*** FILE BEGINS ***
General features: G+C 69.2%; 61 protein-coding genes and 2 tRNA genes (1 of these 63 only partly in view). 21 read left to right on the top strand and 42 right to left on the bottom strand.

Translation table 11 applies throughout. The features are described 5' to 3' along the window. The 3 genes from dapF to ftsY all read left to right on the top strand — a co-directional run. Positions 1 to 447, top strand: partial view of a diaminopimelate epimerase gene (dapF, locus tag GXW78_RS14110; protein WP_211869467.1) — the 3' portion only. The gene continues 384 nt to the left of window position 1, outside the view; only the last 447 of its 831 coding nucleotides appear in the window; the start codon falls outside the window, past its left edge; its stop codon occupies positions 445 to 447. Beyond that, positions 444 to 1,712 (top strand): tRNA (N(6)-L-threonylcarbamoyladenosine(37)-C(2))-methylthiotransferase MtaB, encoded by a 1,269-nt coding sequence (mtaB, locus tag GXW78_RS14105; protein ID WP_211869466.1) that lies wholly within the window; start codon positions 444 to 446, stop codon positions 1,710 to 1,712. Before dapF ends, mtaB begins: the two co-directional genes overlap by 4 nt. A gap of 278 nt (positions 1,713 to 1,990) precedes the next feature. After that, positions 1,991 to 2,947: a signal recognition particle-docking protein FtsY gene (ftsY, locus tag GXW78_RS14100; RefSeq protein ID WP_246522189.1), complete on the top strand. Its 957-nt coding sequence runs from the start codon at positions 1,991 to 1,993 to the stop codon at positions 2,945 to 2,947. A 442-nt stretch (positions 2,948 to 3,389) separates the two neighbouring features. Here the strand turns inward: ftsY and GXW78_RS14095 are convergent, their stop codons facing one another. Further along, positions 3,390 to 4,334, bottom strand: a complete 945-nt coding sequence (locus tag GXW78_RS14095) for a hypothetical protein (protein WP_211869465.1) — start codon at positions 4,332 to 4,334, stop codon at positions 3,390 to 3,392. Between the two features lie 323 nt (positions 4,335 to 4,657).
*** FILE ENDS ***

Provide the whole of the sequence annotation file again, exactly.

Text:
General features: G+C 69.2%; 61 protein-coding genes and 2 tRNA genes (1 of these 63 only partly in view). 21 read left to right on the top strand and 42 right to left on the bottom strand.

Translation table 11 applies throughout. The features are described 5' to 3' along the window. The 3 genes from dapF to ftsY all read left to right on the top strand — a co-directional run. Positions 1 to 447, top strand: partial view of a diaminopimelate epimerase gene (dapF, locus tag GXW78_RS14110; protein WP_211869467.1) — the 3' portion only. The gene continues 384 nt to the left of window position 1, outside the view; only the last 447 of its 831 coding nucleotides appear in the window; the start codon falls outside the window, past its left edge; its stop codon occupies positions 445 to 447. Beyond that, positions 444 to 1,712 (top strand): tRNA (N(6)-L-threonylcarbamoyladenosine(37)-C(2))-methylthiotransferase MtaB, encoded by a 1,269-nt coding sequence (mtaB, locus tag GXW78_RS14105; protein ID WP_211869466.1) that lies wholly within the window; start codon positions 444 to 446, stop codon positions 1,710 to 1,712. Before dapF ends, mtaB begins: the two co-directional genes overlap by 4 nt. A gap of 278 nt (positions 1,713 to 1,990) precedes the next feature. After that, positions 1,991 to 2,947: a signal recognition particle-docking protein FtsY gene (ftsY, locus tag GXW78_RS14100; RefSeq protein ID WP_246522189.1), complete on the top strand. Its 957-nt coding sequence runs from the start codon at positions 1,991 to 1,993 to the stop codon at positions 2,945 to 2,947. A 442-nt stretch (positions 2,948 to 3,389) separates the two neighbouring features. Here the strand turns inward: ftsY and GXW78_RS14095 are convergent, their stop codons facing one another. Further along, positions 3,390 to 4,334, bottom strand: a complete 945-nt coding sequence (locus tag GXW78_RS14095) for a hypothetical protein (protein WP_211869465.1) — start codon at positions 4,332 to 4,334, stop codon at positions 3,390 to 3,392. Between the two features lie 323 nt (positions 4,335 to 4,657).